• The traditional industries in Ghana, such as food, furniture, garment, textile and wood, were found to benefit more from trade with China than the non-traditional industries, which suffer from scarce technology and production resources.

Building a workforce for a transformed economy

  • The arrival of numerous Chinese investments considerably shapes the process of incorporating the host countries into dynamic global production networks.


  • Chinese investments in the low-income countries primarily aim to promote productivity rather than seek capital gains, therefore, they are more eager and effective to expand the labour force in these countries to meet the demand of growing industrial production.
  • The surveys in Angola and Ethiopia find that Chinese firms contributed the lion’s share of newly created jobs between 2013 and 2018 accounting for over 60% of new jobs in some years. As Chinese investments concentrated in high-productivity manufacturing and construction sectors, they were able to attract local labour from low-productivity subsistence activities.
  • The globally integrated Chinese manufacturers in Ethiopia required the creation of a more dynamic and formalised industrial workforce than that required by the factories oriented to the Angolan domestic market. New labour–capital conflicts arose with expanding industrial capitalism. It is also a global pattern that the relocation of capitalist production systems is accompanied by the relocation of labour–capital tensions.

Politics and institutions

  • Chinese capital does not seek short-term returns, and is more suited to longer-term development. This model relies heavily on policy banks whose additional objective is to create markets for Chinese goods and services. Chinese infrastructure deals are both economic and geopolitical, bringing together policy considerations while at the same time creating markets.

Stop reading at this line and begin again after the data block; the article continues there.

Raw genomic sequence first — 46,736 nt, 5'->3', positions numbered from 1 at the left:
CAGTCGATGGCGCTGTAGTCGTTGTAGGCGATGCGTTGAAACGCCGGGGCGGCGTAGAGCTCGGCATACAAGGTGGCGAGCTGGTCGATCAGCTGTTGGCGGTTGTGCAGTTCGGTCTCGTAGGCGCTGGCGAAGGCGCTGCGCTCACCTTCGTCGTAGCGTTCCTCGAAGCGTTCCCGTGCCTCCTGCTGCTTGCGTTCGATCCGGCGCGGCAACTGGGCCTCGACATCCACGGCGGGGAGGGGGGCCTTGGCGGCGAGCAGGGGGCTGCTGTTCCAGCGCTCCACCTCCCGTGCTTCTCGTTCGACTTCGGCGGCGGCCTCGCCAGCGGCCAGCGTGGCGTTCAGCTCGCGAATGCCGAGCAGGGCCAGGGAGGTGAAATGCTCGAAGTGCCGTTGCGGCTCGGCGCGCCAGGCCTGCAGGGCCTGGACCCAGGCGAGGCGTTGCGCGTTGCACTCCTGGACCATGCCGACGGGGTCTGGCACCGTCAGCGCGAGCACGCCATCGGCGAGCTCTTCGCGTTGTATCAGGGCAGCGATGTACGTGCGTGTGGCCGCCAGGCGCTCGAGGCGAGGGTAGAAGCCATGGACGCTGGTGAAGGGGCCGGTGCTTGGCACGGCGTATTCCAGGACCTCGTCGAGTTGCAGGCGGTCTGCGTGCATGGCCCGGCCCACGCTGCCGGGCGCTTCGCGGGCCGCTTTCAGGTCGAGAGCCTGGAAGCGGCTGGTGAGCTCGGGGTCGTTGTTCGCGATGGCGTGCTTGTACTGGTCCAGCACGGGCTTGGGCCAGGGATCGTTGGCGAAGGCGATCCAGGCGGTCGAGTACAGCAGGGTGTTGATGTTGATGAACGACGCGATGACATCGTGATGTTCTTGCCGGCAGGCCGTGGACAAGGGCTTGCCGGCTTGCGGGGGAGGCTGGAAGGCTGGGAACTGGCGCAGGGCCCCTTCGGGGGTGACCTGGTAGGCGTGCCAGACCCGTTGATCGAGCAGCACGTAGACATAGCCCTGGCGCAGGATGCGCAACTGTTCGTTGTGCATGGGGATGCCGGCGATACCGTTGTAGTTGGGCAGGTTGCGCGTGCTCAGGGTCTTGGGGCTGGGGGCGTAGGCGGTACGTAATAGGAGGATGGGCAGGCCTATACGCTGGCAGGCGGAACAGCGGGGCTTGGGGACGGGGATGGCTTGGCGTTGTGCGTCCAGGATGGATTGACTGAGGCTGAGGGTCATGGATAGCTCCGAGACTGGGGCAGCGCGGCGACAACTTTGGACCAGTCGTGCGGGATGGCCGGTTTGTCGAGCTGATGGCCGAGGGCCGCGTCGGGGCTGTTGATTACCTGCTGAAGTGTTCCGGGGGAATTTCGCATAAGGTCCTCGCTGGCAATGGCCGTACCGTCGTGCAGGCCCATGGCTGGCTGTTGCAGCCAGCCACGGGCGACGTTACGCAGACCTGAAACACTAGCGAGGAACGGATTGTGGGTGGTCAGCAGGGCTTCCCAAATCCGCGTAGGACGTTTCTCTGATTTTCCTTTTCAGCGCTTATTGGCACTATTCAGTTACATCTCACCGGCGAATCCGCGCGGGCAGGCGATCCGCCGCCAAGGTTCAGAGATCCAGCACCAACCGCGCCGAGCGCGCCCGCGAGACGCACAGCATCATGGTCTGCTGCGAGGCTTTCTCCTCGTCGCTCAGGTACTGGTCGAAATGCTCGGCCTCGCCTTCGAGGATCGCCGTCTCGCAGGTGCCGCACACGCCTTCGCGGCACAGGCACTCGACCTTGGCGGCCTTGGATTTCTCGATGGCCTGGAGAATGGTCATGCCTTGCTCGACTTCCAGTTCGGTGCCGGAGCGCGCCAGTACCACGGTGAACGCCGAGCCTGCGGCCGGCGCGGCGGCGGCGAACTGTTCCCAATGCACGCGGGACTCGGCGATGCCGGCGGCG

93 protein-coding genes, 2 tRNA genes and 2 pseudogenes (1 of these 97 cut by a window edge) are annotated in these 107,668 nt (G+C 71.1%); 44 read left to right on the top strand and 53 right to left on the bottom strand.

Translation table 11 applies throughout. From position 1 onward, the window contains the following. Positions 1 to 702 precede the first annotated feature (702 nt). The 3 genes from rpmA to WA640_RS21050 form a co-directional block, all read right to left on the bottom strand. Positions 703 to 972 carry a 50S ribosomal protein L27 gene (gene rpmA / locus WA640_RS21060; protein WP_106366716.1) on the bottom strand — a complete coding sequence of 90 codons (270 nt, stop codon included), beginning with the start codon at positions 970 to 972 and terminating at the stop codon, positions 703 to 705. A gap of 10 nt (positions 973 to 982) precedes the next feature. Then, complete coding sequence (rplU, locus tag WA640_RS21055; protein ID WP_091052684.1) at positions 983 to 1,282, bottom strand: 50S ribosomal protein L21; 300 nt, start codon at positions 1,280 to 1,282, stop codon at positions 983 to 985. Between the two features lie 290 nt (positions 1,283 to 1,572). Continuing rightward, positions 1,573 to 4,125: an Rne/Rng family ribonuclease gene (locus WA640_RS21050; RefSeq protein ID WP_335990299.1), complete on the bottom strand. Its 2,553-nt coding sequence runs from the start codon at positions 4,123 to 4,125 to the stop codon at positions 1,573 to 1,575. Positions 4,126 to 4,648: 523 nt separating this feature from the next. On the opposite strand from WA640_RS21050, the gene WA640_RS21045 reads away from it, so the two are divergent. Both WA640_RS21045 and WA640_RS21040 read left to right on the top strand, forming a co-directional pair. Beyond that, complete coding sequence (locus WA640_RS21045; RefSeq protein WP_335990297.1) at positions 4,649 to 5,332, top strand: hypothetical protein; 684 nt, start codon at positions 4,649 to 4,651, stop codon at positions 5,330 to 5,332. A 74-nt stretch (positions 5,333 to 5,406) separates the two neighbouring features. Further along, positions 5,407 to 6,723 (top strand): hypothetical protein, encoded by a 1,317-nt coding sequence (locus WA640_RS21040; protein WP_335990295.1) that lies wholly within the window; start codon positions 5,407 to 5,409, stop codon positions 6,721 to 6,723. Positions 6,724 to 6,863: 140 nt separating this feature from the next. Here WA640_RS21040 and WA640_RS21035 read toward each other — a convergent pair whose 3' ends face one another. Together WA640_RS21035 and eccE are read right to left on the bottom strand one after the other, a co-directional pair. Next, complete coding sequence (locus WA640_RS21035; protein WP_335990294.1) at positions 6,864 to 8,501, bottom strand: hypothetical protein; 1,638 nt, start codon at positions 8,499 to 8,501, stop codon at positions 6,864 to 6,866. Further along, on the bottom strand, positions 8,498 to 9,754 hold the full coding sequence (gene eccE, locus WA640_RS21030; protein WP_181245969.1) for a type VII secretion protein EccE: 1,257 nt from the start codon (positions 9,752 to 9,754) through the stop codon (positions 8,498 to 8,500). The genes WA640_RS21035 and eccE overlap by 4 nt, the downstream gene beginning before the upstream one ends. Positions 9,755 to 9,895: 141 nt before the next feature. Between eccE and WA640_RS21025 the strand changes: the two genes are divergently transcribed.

• In terms of their labour market outcomes, Chinese firms behave in ways that are largely similar to other foreign firms, refuting claims of ‘Chinese exceptionalism’.

COVID-19. The findings remain relevant to African governments as they think about how to recover from the economic shock caused by the pandemic and consider the role Chinese investment could play in that recovery.

(*) DEGRP, ESRC-DFID Joint Fund for Poverty Alleviation Research. A broad strategic partnership between the UK’s Department for International Development (DFID), UK’s Economic Social Research Council (ESRC)and UK’s Overseas Development Institure (ODI) the Joint Fund provides a robust conceptual and empirical basis for development with strong potential for impact on policy and practice for poverty reduction. (Ahead of the merging of the UK's DFID with the Foreign and Commonwealth Office)